56,475 research outputs found

    Comment on "Separability of quantum states and the violation of Bell-type inequalities"

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    The statement of E.R. Loubenets, Phys. Rev. A 69, 042102 (2004), that separable states can violate classical probabilistic constraints is based on a misleading definition of classicality, which is much narrower than Bell's concept of local hidden variables. In a Bell type setting the notion of classicality used by Loubenets corresponds to the assumption of perfect correlations if the same observable is measured on both sides. While it is obvious that most separable states do not satisfy this assumption, this does not constitute "non-classical" behaviour in any usual sense of the word.Comment: 1 page, accepted by Phys. Rev.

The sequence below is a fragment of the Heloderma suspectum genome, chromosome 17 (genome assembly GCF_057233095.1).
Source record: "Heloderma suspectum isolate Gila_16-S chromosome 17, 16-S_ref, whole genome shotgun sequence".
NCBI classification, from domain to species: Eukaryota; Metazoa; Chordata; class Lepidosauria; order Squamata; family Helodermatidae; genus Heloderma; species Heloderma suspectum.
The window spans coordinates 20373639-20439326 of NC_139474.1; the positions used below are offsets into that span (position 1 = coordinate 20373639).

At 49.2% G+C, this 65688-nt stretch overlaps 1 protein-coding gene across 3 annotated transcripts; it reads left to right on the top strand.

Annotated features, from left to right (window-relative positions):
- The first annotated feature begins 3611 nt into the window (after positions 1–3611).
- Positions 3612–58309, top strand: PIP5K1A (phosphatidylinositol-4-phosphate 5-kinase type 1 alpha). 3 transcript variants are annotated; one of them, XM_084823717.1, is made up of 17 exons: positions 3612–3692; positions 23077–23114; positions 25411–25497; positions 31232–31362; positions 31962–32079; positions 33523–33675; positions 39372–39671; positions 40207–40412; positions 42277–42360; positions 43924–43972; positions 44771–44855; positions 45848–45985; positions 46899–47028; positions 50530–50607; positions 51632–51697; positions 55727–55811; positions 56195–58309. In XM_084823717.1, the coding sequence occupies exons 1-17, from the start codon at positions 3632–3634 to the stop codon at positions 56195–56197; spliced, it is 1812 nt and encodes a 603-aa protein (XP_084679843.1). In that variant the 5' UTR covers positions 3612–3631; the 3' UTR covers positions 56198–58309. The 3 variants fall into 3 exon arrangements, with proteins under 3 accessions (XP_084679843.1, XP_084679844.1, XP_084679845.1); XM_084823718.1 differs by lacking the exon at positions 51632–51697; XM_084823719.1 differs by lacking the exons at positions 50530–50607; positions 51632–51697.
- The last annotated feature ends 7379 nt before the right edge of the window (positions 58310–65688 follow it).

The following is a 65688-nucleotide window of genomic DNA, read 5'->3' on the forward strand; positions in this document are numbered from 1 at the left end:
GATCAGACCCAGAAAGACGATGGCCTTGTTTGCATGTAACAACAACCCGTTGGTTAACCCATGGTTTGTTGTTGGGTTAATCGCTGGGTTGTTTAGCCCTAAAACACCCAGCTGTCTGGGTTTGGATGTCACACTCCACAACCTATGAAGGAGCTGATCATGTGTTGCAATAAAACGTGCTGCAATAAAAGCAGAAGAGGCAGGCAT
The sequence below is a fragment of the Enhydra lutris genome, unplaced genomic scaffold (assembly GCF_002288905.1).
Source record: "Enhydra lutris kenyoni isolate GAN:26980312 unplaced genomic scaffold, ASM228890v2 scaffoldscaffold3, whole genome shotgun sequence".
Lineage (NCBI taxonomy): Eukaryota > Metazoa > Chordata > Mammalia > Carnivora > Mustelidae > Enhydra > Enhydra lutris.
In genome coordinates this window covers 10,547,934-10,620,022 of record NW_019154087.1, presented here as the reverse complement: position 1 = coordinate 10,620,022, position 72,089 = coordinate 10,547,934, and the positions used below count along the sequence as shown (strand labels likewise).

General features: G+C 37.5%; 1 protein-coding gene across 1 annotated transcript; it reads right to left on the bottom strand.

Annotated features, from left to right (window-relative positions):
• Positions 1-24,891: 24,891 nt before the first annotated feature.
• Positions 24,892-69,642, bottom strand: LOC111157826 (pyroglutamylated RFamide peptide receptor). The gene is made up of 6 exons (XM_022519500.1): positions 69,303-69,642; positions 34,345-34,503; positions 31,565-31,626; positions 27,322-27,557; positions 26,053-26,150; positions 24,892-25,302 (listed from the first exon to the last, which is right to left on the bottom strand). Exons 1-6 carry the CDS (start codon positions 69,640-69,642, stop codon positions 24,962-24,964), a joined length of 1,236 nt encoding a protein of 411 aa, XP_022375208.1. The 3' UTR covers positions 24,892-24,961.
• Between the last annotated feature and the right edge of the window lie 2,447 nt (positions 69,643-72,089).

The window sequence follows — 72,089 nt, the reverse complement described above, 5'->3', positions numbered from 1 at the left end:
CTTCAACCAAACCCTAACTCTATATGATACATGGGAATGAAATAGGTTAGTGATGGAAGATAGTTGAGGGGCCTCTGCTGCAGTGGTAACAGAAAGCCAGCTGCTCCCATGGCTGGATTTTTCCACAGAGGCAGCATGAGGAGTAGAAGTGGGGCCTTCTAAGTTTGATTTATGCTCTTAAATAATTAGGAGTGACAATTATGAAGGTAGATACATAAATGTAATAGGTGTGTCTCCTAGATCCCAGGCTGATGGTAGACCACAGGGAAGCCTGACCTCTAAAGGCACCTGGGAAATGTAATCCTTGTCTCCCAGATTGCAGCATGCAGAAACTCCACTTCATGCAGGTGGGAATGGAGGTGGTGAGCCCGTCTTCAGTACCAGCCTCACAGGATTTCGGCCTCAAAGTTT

Bell's theorem as a signature of nonlocality: a classical counterexample

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    For a system composed of two particles Bell's theorem asserts that averages of physical quantities determined from local variables must conform to a family of inequalities. In this work we show that a classical model containing a local probabilistic interaction in the measurement process can lead to a violation of the Bell inequalities. We first introduce two-particle phase-space distributions in classical mechanics constructed to be the analogs of quantum mechanical angular momentum eigenstates. These distributions are then employed in four schemes characterized by different types of detectors measuring the angular momenta. When the model includes an interaction between the detector and the measured particle leading to ensemble dependencies, the relevant Bell inequalities are violated if total angular momentum is required to be conserved. The violation is explained by identifying assumptions made in the derivation of Bell's theorem that are not fulfilled by the model. These assumptions will be argued to be too restrictive to see in the violation of the Bell inequalities a faithful signature of nonlocality.Comment: Extended manuscript. Significant change